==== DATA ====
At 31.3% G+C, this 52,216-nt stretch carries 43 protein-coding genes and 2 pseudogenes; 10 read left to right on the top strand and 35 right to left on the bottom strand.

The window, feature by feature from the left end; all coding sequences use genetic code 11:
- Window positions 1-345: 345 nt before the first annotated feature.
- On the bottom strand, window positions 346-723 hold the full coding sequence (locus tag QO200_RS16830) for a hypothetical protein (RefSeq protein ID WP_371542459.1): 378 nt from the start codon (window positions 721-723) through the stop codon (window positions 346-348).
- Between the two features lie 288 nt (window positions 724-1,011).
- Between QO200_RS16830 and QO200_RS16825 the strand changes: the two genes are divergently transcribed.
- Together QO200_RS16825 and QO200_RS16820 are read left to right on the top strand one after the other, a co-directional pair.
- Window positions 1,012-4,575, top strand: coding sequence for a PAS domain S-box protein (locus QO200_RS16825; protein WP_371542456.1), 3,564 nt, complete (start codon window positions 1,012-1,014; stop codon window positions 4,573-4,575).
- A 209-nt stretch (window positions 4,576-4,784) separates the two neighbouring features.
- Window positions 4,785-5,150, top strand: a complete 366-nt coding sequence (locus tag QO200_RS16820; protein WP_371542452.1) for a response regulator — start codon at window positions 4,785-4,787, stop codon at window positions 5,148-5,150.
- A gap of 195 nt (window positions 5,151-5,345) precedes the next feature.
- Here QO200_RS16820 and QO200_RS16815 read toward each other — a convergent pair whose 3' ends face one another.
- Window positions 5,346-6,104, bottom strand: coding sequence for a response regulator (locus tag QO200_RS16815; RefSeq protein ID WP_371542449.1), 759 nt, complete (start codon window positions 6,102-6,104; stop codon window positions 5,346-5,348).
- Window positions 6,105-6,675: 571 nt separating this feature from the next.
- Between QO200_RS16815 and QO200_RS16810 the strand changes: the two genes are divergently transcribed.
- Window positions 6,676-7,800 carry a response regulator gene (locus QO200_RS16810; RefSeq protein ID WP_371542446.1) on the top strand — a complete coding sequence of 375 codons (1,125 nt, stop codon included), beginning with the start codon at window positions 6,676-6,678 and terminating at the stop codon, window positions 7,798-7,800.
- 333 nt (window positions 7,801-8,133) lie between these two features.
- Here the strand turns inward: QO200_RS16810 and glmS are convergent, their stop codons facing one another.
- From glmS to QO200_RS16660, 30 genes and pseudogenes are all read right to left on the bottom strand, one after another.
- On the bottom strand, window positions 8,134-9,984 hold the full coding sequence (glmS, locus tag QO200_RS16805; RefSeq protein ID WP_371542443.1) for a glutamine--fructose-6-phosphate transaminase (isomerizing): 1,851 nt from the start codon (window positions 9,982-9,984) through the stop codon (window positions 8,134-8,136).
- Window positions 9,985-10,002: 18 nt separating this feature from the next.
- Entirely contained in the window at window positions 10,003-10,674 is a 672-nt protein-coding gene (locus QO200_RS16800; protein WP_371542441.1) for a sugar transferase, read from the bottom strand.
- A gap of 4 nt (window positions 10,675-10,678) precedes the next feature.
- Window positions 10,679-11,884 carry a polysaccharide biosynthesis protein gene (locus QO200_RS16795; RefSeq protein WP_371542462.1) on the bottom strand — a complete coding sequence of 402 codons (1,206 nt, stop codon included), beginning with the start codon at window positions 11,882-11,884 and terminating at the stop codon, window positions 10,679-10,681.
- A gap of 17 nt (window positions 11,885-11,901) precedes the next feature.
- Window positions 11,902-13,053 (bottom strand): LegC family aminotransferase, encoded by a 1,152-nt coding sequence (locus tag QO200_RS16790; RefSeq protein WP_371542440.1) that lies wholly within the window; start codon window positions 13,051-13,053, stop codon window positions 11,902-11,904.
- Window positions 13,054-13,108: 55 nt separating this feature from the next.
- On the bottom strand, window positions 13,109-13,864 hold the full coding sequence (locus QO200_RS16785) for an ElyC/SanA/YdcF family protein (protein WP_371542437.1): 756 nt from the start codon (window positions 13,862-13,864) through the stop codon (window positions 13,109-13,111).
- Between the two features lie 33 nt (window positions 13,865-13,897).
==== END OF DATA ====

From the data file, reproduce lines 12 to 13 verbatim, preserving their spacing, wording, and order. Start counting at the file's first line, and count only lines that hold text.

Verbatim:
- Here QO200_RS16820 and QO200_RS16815 read toward each other — a convergent pair whose 3' ends face one another.
- Window positions 5,346-6,104, bottom strand: coding sequence for a response regulator (locus tag QO200_RS16815; RefSeq protein ID WP_371542449.1), 759 nt, complete (start codon window positions 6,102-6,104; stop codon window positions 5,346-5,348).